Wondering if you really need to replace those old two-prong outlets in your home to newer three-prong outlet models? Replacing two prong outlets is ideal for safety, but there’s more to swapping out your outlets than a couple of screws, a new receptacle box, and some basic wiring.
What’s the Big Deal with that Extra Prong?
Two-prong outlets were standard in older homes built before the 1960s. Two-prong outlets are ungrounded, lacking the ground wire that provides protection from electrical surges, putting you and your family at risk of…
- Electrical fire
- Damage to expensive electronics and appliances
When You Were a Kid, It was Bad to Be Grounded
As an adult, being ‘grounded’ in your home is both good and important. What does it mean to be ‘grounded’? Every outlet, even two-prong, has a hot wire, for delivering electricity, and a neutral wire, for sending electricity back to the main electric panel. Without the magical third wire, the ‘ground,’ if too much electricity is delivered to an outlet, it has nowhere to go. Ground needs a safe exit, through a ground wire connected to each outlet, and farther down the electrical line through a large, properly grounded wire sunk deep into the dirt outside your home, where it can be absorbed safely into the earth. (Unfortunately, if most of the outlets in your home are two-prong, there’s a good chance your home has not been grounded either.)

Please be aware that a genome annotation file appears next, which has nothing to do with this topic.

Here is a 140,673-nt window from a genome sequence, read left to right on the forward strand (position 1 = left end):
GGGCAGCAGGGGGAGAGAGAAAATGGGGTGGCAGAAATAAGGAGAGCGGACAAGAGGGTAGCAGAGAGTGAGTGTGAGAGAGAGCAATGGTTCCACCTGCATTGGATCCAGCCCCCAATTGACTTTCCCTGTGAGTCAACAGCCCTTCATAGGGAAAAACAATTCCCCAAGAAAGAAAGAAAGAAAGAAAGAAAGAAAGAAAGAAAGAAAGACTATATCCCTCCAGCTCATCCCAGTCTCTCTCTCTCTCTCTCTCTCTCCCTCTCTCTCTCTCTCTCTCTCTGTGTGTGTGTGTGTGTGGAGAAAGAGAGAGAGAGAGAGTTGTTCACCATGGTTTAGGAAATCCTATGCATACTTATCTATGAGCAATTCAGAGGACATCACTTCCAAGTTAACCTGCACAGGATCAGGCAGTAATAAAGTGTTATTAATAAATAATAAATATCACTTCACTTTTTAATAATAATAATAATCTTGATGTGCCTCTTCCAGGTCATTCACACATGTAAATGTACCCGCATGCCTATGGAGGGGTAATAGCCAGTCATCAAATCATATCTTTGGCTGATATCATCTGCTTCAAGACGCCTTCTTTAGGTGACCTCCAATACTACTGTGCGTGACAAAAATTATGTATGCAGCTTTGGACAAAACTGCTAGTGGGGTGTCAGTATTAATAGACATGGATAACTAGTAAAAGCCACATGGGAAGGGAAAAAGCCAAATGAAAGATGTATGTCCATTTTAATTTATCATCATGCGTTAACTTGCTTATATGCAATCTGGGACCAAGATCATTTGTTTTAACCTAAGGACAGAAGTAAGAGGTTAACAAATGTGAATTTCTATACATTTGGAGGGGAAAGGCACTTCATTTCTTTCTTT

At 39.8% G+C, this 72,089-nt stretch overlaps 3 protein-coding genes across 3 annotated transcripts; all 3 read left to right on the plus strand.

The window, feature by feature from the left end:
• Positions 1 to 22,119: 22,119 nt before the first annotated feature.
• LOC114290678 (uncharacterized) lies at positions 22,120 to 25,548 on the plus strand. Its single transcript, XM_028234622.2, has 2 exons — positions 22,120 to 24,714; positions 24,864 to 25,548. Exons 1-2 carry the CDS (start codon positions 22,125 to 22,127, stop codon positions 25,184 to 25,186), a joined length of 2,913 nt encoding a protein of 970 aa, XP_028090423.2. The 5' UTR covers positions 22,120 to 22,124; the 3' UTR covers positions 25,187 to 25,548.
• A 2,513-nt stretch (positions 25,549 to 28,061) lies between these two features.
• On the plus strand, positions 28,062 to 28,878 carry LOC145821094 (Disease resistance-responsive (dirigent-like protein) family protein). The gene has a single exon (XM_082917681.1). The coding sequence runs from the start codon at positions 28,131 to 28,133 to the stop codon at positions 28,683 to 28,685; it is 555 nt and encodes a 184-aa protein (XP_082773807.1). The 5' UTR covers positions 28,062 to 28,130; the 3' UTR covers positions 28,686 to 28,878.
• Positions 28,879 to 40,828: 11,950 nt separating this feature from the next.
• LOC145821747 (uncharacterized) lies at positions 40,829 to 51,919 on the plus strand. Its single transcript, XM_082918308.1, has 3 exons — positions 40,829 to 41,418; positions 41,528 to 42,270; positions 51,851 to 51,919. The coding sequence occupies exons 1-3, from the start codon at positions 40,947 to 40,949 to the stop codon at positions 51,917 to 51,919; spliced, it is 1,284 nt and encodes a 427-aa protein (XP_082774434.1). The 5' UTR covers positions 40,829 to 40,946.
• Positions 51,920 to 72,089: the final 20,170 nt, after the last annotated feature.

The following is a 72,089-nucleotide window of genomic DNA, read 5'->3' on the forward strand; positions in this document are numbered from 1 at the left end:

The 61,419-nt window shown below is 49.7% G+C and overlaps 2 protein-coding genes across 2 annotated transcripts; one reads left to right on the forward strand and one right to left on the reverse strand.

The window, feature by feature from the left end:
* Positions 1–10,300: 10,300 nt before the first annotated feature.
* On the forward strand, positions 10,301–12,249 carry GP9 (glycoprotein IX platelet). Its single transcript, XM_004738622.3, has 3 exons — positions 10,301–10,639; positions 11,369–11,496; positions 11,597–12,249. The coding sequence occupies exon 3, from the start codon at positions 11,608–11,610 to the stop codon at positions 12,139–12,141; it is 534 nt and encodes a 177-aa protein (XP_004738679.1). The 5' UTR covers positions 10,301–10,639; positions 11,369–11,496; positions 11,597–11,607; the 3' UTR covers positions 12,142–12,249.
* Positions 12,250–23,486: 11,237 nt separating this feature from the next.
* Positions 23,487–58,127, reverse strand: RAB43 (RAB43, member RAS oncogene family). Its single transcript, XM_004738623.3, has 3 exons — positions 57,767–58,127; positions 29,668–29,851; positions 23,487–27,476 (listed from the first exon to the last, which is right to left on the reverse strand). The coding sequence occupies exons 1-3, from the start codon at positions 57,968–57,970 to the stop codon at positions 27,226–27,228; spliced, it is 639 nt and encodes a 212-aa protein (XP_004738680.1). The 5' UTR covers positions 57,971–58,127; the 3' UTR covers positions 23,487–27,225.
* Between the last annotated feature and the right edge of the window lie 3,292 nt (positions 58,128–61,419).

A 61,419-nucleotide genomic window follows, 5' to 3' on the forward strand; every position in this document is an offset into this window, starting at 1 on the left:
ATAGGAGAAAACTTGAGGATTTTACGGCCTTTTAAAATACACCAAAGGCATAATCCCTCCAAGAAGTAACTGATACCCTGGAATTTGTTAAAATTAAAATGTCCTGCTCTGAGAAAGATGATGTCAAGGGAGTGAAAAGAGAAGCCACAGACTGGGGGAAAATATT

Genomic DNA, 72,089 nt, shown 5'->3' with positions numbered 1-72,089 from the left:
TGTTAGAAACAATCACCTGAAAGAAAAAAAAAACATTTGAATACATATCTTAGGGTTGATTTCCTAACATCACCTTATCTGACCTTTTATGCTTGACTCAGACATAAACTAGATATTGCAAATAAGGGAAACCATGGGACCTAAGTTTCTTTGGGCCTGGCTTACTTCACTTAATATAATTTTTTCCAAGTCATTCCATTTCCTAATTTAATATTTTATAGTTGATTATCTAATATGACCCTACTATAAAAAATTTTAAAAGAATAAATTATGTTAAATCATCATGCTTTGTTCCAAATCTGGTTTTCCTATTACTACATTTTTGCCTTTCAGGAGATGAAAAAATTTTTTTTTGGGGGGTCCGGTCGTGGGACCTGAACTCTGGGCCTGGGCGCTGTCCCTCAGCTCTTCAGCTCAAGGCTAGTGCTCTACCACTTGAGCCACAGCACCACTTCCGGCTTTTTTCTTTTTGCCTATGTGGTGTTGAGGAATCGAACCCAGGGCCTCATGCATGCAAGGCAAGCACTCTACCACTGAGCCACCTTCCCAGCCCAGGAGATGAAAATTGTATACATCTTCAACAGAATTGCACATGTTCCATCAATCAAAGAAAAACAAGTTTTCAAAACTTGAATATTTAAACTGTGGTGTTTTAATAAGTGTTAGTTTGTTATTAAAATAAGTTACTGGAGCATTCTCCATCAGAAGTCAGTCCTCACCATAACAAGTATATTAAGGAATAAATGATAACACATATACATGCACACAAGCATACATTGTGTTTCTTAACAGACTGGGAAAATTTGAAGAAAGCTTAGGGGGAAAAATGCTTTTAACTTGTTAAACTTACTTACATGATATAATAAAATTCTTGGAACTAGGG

How Hard is it to Change a 2 Prong Outlet to 3?
Adding a ground wire is the safest way to change a two-prong outlet to a three-prong, but it’s not for novices. Professional installation is necessary, as adding a ground involves attaching a new ground wire to your megawatt-producing main electrical panel, and running a new ground wire to each ungrounded outlet. This may require more than one ground wire addition, depending on how many of your home’s circuits include ungrounded receptacles. A professional electrician can tell which outlets in your home have been properly and safely grounded, and if your home itself is grounded as well.
Not the First Owner of Your Older Home?
Don’t assume just because your older home has been remodeled at some point, your three-prong outlets are actually grounded. Have it confirmed by an experienced electrician. Inexperienced DIY-ers are quick to assume because they’ve simply swapped a two-prong receptacle for a three-prong one, they’ve handled the situation. They haven’t. Worse, they’ve put the individuals who later buy that home at risk, leaving them in the dark on the very real fire and shock risks lurking behind their walls.
What Other Fire Safety Hazards are Lurking In Your Home?
Need some help to take things up a notch? Replace the two-prong outlets in your home to safe, grounded three-prong outlets with the help of Mr. Electric today.